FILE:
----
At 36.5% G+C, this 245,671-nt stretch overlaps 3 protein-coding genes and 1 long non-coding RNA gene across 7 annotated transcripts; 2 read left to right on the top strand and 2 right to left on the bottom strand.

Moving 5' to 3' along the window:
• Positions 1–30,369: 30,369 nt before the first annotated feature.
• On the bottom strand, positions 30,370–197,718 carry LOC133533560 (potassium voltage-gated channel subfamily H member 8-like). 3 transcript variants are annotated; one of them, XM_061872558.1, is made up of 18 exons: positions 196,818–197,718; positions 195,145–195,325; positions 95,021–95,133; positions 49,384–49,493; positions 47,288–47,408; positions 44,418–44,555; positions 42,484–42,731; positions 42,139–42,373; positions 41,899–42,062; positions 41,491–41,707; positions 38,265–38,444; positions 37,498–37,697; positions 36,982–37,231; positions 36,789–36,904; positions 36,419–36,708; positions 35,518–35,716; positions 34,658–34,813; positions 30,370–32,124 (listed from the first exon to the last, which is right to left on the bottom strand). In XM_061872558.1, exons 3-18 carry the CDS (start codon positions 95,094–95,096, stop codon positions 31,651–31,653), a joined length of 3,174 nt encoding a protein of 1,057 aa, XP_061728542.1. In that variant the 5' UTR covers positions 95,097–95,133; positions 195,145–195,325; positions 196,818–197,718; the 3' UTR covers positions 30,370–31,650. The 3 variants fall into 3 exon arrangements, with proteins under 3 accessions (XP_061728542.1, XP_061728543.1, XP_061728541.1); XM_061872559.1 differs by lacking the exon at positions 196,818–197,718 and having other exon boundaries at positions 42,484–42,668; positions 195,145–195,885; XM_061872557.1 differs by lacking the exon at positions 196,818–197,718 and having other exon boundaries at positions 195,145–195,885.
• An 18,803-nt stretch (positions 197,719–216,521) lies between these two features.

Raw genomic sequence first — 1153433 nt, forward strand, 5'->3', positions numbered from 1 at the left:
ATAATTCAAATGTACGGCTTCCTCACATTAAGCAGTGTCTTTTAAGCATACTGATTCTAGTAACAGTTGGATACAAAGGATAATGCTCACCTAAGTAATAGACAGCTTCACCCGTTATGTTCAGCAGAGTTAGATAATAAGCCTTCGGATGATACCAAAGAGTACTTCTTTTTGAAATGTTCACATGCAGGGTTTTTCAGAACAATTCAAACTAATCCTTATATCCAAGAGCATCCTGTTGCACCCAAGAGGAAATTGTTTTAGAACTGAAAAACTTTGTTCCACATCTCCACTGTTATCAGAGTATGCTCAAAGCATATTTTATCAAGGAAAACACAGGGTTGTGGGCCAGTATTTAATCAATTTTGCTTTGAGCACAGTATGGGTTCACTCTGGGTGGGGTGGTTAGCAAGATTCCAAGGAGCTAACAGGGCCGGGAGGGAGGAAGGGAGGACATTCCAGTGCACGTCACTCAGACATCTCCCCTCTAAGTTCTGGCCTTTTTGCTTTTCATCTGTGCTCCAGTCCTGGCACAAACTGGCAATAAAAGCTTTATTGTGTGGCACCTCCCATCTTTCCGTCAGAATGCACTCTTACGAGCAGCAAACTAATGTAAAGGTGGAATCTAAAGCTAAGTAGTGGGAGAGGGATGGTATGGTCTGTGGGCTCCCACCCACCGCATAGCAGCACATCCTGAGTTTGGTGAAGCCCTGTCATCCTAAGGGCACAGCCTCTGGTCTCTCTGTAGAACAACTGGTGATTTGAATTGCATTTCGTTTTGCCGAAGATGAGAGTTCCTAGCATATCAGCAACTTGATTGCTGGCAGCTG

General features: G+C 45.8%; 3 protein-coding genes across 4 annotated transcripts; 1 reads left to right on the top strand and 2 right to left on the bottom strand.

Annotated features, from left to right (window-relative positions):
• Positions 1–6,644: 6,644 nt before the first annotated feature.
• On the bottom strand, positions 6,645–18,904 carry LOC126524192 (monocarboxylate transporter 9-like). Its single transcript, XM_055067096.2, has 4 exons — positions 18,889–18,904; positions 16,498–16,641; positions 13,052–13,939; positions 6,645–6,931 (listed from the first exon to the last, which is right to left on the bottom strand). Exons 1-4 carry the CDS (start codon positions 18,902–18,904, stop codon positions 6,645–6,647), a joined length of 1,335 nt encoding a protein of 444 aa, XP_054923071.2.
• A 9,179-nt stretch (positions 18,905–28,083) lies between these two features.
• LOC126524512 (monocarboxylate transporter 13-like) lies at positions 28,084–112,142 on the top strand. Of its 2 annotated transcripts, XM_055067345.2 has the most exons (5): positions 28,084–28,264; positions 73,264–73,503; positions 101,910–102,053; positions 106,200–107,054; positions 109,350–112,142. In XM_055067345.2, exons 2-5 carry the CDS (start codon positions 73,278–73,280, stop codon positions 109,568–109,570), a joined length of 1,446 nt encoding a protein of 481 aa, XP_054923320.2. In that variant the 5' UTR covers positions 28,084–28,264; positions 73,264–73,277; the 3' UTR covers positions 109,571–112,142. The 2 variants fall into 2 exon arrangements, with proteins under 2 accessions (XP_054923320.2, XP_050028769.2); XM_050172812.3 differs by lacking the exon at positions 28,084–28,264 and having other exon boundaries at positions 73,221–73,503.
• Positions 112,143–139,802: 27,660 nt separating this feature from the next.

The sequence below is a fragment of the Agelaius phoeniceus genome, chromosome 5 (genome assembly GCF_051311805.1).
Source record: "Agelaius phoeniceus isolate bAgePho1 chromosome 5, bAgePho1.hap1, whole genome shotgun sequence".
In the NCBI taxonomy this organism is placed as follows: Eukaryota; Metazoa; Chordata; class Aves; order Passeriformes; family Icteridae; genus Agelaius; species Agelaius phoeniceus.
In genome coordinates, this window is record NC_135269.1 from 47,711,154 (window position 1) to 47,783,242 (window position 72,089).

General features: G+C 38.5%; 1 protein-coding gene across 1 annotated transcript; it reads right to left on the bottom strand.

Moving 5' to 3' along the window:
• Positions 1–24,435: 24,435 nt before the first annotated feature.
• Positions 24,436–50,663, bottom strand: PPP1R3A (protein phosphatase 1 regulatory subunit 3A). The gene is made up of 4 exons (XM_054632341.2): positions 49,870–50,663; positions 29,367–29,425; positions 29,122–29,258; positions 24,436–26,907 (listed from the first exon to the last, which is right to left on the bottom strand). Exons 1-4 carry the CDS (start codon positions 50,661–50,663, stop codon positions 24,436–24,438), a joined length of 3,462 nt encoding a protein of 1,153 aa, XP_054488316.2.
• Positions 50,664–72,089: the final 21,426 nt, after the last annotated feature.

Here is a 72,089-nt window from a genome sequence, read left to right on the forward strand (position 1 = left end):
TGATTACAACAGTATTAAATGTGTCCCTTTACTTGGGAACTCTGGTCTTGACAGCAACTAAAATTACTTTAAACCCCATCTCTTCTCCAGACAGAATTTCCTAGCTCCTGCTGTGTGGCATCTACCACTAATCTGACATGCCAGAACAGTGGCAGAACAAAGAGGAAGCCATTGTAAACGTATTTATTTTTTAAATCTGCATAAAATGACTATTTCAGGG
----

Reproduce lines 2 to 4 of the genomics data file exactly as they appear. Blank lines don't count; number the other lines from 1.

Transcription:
Moving 5' to 3' along the window:
• Positions 1–30,369: 30,369 nt before the first annotated feature.
• On the bottom strand, positions 30,370–197,718 carry LOC133533560 (potassium voltage-gated channel subfamily H member 8-like). 3 transcript variants are annotated; one of them, XM_061872558.1, is made up of 18 exons: positions 196,818–197,718; positions 195,145–195,325; positions 95,021–95,133; positions 49,384–49,493; positions 47,288–47,408; positions 44,418–44,555; positions 42,484–42,731; positions 42,139–42,373; positions 41,899–42,062; positions 41,491–41,707; positions 38,265–38,444; positions 37,498–37,697; positions 36,982–37,231; positions 36,789–36,904; positions 36,419–36,708; positions 35,518–35,716; positions 34,658–34,813; positions 30,370–32,124 (listed from the first exon to the last, which is right to left on the bottom strand). In XM_061872558.1, exons 3-18 carry the CDS (start codon positions 95,094–95,096, stop codon positions 31,651–31,653), a joined length of 3,174 nt encoding a protein of 1,057 aa, XP_061728542.1. In that variant the 5' UTR covers positions 95,097–95,133; positions 195,145–195,325; positions 196,818–197,718; the 3' UTR covers positions 30,370–31,650. The 3 variants fall into 3 exon arrangements, with proteins under 3 accessions (XP_061728542.1, XP_061728543.1, XP_061728541.1); XM_061872559.1 differs by lacking the exon at positions 196,818–197,718 and having other exon boundaries at positions 42,484–42,668; positions 195,145–195,885; XM_061872557.1 differs by lacking the exon at positions 196,818–197,718 and having other exon boundaries at positions 195,145–195,885.